Let’s regroup for a moment:

Where might your big idea, your inspired concept, come from? Your family history, the news, a documentary, a morsel overheard on train or plane . . .? Absolutely. But something else must happen as you process and blend those fragments, because writing great fiction is not simply about, or from, the intellect. It comes from your emotional responses to the world around you.

Yes, your emotional responses to the world around you.

In my previous post I mentioned iconic British author Graham Greene’s quote about stories coming from our ‘emotional compost’. Let’s expand that quote. Greene said: ‘All good novelists have bad memories. What you remember comes out as journalism. What you forget goes into the compost of your imagination. Your past is full of stories that have been composed in a certain way; that’s what memories are. But only when they decompose are you able to recompose them into new works of art.’

Wow. You might want to take a little time with that one. The link between memory, story, and art.

So what about that ‘deeply felt theme’; the ‘emotional driver’ I mentioned at the beginning?

The great writing teacher, Robert Olen Butler, talks about writing ‘from the white-hot center of your unconscious’ (THE PLACE WHERE YOU DREAM/Grove Press/Edited by Janet Burroway). Or, to put it another – maybe less intimidating – way: writing with passion. And I believe that however you subsequently craft it, your story must be drawn from something raw and powerful inside you. Something passionate. Something white hot.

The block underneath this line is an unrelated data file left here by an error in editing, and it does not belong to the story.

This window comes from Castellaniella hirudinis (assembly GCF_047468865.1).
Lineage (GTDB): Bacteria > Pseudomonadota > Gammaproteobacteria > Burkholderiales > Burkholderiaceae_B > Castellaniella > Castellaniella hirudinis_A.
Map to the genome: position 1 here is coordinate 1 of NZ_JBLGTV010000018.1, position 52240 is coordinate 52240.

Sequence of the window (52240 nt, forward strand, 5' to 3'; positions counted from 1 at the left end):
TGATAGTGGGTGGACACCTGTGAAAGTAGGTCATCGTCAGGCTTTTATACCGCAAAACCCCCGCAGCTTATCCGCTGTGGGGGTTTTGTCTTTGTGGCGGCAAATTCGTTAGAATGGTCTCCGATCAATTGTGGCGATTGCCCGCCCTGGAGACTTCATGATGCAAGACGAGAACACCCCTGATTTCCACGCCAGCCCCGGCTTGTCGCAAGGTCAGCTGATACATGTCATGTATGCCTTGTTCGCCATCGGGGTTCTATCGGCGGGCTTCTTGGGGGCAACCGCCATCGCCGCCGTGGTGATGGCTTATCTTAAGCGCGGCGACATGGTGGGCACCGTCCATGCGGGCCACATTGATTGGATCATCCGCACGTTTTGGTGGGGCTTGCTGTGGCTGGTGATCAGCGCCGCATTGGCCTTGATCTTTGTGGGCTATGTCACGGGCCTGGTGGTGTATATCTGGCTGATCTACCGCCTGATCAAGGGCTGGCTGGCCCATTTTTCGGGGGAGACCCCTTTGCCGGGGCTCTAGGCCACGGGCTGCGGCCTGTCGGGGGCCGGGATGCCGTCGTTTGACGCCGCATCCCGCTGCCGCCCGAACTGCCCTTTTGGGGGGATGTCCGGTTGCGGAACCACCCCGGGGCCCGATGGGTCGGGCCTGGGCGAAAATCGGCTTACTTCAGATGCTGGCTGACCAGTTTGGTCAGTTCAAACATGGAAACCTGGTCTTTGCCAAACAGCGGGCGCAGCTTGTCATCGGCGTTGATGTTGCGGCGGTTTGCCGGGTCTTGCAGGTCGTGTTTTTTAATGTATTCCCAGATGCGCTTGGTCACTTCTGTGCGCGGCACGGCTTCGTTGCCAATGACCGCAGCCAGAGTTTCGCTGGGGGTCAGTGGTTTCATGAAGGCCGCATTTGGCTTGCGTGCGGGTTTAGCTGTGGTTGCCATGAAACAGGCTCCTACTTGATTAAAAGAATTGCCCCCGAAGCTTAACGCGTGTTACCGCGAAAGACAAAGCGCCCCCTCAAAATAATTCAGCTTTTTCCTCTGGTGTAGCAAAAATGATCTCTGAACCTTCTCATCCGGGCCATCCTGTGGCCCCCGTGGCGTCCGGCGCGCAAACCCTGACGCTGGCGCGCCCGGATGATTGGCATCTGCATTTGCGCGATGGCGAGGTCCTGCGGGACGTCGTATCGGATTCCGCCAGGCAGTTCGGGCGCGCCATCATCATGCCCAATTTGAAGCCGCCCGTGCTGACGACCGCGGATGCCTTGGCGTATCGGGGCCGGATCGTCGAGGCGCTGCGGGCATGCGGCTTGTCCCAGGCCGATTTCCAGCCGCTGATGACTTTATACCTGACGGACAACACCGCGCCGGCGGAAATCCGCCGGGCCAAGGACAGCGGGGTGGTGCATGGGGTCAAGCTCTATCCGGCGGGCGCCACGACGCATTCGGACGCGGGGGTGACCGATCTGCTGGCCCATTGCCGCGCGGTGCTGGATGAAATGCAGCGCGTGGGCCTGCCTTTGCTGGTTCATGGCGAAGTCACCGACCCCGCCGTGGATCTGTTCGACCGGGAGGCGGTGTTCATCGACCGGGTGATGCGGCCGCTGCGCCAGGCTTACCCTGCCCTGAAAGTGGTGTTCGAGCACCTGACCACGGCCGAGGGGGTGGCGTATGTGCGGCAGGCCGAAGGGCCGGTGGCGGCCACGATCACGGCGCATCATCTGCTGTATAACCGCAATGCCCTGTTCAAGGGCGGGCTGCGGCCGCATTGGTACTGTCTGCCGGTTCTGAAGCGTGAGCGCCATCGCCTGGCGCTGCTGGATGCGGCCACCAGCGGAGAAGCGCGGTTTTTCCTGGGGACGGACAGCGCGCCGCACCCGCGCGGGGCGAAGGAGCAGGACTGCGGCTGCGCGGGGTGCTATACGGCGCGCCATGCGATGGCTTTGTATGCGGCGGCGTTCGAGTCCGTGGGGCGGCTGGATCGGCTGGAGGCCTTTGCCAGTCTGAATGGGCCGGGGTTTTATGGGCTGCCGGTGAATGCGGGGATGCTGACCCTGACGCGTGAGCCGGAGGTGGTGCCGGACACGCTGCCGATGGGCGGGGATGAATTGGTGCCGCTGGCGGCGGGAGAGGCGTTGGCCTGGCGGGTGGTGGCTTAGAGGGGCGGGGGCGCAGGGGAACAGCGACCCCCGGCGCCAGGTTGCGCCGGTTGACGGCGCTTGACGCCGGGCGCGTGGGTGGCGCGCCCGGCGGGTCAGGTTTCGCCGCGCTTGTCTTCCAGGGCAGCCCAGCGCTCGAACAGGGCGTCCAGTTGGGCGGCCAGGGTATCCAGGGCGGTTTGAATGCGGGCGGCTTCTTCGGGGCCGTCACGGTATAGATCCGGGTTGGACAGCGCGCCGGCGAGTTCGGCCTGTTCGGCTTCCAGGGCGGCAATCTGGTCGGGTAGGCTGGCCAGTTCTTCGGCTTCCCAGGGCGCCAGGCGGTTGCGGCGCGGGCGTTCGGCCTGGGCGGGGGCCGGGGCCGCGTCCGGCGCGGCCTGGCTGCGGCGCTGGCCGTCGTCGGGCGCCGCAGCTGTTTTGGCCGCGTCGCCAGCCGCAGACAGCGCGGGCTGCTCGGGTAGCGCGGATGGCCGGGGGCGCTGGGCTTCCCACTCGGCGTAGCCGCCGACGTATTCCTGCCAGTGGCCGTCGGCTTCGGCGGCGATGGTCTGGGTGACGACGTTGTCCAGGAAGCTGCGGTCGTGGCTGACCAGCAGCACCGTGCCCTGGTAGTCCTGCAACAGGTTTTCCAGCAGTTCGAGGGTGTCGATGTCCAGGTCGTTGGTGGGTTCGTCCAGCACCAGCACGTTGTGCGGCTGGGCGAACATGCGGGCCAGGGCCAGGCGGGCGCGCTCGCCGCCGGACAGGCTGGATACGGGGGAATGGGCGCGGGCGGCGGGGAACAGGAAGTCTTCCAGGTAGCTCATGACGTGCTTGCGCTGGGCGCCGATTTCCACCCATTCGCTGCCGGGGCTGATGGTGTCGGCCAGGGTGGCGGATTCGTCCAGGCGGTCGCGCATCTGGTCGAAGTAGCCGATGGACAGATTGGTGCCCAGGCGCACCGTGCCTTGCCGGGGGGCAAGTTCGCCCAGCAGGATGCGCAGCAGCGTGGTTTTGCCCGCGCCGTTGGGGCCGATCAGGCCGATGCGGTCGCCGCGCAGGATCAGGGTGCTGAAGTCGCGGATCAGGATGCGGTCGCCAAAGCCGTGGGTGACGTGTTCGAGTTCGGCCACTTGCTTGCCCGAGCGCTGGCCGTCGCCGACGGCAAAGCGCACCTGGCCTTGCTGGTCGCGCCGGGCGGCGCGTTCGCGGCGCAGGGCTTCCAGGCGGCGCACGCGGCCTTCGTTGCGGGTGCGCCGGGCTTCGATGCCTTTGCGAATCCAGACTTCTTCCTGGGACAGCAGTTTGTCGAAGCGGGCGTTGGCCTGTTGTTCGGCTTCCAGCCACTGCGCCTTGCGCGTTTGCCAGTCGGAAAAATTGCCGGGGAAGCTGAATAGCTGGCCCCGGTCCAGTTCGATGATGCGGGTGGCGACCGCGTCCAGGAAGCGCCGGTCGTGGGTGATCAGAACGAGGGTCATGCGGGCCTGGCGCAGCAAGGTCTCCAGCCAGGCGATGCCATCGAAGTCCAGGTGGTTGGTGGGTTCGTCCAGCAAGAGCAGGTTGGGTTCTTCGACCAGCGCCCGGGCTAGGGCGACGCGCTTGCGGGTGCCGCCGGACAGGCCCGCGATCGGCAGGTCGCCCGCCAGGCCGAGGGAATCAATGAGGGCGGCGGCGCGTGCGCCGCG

Back in the day, I used to have a band. I wrote songs. I performed a bit. So the image I return to is that of a guitar string. As you pluck it, the string twangs and resonates. As writers, do we twang and resonate as we listen, reflect and take part in the world? How might that resonance affect your story? What do you deeply know and feel - and could you make your reader experience that understanding too?

I also believe that if you want to write with power, you may at times need to look at, interact with, draw on, the darkness within yourself.

What is your personal heart of darkness? Oh, it exists all right.

I know a writer who lost someone very close to them. It was a terrible tragedy. But that individual told me that after writing many manuscripts that didn’t get anywhere, they finally dared to access some of the almost untouchably painful experiences of the past and channel them into their writing. I don’t mean that the specific story was told in memoir-style. I just mean that some of the rawness that surrounded those feelings and events was allowed to percolate into the story in various ways. I don’t think it’s a coincidence that that was the manuscript that finally found a publisher. It felt real; there was an intensity.

What is your story? What preoccupies and interests you? Whatever it is, I think that to be a writer it must come out of your head and into your heart – initially, at least. That there must be an intensity in your engagement with your characters, story, world.

One of my favourite words is ‘vocation’. It speaks of a big dream, a big mission.

I know that I have a vocation. To use all my years of editorial and business experience to help writers find their way. At the moment I have no interest in writing a novel of my own. I am the midwife to yours. Sure, it’s a job. But actually it’s a lot more than that; it’s what I know I’m supposed to be doing, and that’s why I’m driven.

I believe that as an author of fiction you also have a vocation. What is it? To deeply ‘get’ the chaos of being human and everything it comprises – the pain, the dilemmas; but also the humour and the sweetness of life. And then, from that understanding, to be able to perceive order and meaning in that chaos – so that you can then use it to create a unique story framework; a shape to the messiness of being human that will ultimately become a new work of art.